2015 is a landmark year – the 60th birthday of Devon Guild of Craftsmen. So this year’s annual summer exhibition of work by Members is a special one. It is not only festive, but also reflects – on local craft heritage and how making is changing.
From humble origins, the Guild has grown from a small group of craftspeople who held a yearly show in places round Devon – into today’s network of 250 South West based Guild Members. Now they have an established venue: Riverside Mill in Bovey Tracey – a lively attraction and hub for local creatives. The Mill is home to the education charity, large shop, café and contemporary galleries. Today’s exhibitions also display a much wider range of craft: photography, mixed media, recycled books or wallpaper designs.
The annual summer show is still very much a tradition, featuring selected work by Guild Members. But makers increasingly apply non-traditional techniques, such as laser-cutting, CNC routers and rapid prototyping machinery. Back in 1955, when potters David Leach and Marianne de Tray were founder Members, the group were all highly skilled but the tools and machines available for them would not have included a single piece of digital equipment.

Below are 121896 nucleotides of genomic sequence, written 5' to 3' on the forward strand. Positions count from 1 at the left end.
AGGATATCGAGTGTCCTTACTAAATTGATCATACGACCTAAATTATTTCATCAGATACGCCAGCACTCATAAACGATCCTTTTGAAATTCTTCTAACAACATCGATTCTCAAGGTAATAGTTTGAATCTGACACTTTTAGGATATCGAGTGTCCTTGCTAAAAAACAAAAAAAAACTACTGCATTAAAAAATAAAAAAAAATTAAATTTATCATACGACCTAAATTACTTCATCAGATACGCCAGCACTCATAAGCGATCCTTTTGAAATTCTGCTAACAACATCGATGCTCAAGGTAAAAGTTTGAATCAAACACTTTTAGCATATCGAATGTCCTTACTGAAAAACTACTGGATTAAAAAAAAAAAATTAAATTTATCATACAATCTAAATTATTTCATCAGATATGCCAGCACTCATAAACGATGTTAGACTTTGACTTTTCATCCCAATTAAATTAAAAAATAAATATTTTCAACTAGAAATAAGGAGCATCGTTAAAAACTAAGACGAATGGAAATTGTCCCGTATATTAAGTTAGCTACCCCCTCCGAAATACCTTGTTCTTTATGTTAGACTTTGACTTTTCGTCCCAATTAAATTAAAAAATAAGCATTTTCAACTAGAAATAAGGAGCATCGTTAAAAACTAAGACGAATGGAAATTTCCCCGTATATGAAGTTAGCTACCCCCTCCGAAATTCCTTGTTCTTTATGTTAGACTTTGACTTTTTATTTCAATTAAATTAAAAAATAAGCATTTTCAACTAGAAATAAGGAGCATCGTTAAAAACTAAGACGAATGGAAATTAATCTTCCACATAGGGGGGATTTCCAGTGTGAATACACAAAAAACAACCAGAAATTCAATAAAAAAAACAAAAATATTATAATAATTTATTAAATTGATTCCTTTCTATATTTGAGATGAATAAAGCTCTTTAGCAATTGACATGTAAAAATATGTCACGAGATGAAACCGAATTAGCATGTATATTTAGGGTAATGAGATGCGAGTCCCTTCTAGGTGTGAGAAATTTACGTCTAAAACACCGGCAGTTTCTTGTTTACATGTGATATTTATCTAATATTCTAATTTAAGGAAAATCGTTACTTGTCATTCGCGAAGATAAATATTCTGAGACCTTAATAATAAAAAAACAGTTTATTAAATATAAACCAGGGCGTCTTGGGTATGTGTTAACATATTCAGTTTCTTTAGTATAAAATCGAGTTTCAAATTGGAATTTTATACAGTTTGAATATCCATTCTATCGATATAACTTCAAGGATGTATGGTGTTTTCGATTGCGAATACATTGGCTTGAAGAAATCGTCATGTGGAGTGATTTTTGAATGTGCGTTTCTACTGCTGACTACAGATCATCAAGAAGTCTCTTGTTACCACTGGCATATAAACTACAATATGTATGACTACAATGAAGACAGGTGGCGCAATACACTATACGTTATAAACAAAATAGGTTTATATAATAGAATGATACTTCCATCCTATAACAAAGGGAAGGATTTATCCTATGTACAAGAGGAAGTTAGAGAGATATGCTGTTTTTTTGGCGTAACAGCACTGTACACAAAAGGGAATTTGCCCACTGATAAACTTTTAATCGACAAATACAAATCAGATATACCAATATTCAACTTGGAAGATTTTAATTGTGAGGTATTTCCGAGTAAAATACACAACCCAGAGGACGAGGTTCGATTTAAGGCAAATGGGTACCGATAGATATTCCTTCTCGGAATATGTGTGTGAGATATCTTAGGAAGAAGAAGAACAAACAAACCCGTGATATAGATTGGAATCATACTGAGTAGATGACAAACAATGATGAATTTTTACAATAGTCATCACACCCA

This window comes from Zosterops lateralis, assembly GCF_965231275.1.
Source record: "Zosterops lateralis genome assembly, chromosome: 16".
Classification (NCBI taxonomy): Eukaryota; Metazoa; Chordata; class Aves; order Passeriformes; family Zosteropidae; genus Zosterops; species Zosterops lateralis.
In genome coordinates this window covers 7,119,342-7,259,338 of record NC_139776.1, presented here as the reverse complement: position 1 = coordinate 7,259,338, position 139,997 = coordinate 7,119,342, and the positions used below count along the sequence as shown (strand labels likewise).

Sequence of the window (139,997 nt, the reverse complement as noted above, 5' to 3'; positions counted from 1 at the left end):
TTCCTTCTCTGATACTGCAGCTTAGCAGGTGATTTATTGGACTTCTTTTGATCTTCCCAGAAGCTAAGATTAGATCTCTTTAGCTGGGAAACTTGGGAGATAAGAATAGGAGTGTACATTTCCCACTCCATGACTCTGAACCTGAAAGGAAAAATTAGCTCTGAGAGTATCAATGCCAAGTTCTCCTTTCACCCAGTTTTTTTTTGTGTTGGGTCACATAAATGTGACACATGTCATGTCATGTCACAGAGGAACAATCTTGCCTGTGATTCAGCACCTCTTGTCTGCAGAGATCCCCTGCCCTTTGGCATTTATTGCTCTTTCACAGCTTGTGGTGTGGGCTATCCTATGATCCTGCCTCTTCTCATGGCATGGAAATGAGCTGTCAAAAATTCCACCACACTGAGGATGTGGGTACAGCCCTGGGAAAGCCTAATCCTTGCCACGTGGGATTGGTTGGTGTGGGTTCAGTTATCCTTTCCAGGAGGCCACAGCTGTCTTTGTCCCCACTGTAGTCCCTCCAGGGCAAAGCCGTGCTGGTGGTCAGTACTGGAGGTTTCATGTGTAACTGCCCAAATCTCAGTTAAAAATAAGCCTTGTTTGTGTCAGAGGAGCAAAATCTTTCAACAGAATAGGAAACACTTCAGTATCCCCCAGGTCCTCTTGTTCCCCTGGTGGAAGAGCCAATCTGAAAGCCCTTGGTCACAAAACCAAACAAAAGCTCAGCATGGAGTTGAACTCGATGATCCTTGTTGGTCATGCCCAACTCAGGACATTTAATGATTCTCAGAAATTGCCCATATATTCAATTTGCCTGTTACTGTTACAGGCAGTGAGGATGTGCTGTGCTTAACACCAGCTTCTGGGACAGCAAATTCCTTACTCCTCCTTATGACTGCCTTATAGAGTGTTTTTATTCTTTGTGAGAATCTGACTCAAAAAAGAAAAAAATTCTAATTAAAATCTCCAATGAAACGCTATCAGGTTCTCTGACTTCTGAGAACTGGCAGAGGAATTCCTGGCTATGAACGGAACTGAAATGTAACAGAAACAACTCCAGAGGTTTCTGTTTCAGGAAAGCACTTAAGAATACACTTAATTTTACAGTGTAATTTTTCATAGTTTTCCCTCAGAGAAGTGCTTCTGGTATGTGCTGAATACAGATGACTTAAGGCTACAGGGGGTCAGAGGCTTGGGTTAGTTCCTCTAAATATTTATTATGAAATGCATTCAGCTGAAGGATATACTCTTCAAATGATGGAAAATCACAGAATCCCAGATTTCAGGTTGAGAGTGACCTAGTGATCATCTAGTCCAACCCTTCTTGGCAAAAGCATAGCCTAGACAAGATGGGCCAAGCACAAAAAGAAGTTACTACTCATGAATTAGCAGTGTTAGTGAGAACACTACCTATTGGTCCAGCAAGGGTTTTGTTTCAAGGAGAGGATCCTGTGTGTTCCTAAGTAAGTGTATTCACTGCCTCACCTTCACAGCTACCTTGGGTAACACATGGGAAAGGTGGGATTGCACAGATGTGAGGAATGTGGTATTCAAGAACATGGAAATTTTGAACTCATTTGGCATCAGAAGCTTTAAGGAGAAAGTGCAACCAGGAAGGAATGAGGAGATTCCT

Forward to 2015: Celebrate displays glass panels produced with computer-aided design tools and digitally-cut vinyl stencils (Fabrizzia Bazzo). Also see textile throws by weaver Louise Cottey, made using a ‘compu-dobby’ rather than conventional loom: ‘This is a loom that has all the features of a standard hand loom, but is attached to a laptop. I use a weave programme to help design the cloth I want to make and the laptop tells the loom what shafts to lift when I press the single pedal’. (LC)
The Guild have also been helping makers with ‘Fab-Lab’ training and have supplied detailed notes on digital processes used by their Members, for visitors to the exhibition.
Alongside the Celebrate exhibition, there are graphic boards and road signs leading through the building, accompanied by a special App.* They all tell stories of Devon Guild makers, their objects and methods, from past to present-day. As well as looking back to the heritage of local crafts there’s an equal focus on change and emerging trends in making. The Guild embraces both, as for them, and potentially for the next 60 years – it’s important to be part of new maker-culture, its future tools and fabrications.
CELEBRATE Exhibition is free admission. Open daily 10am-5.30pm.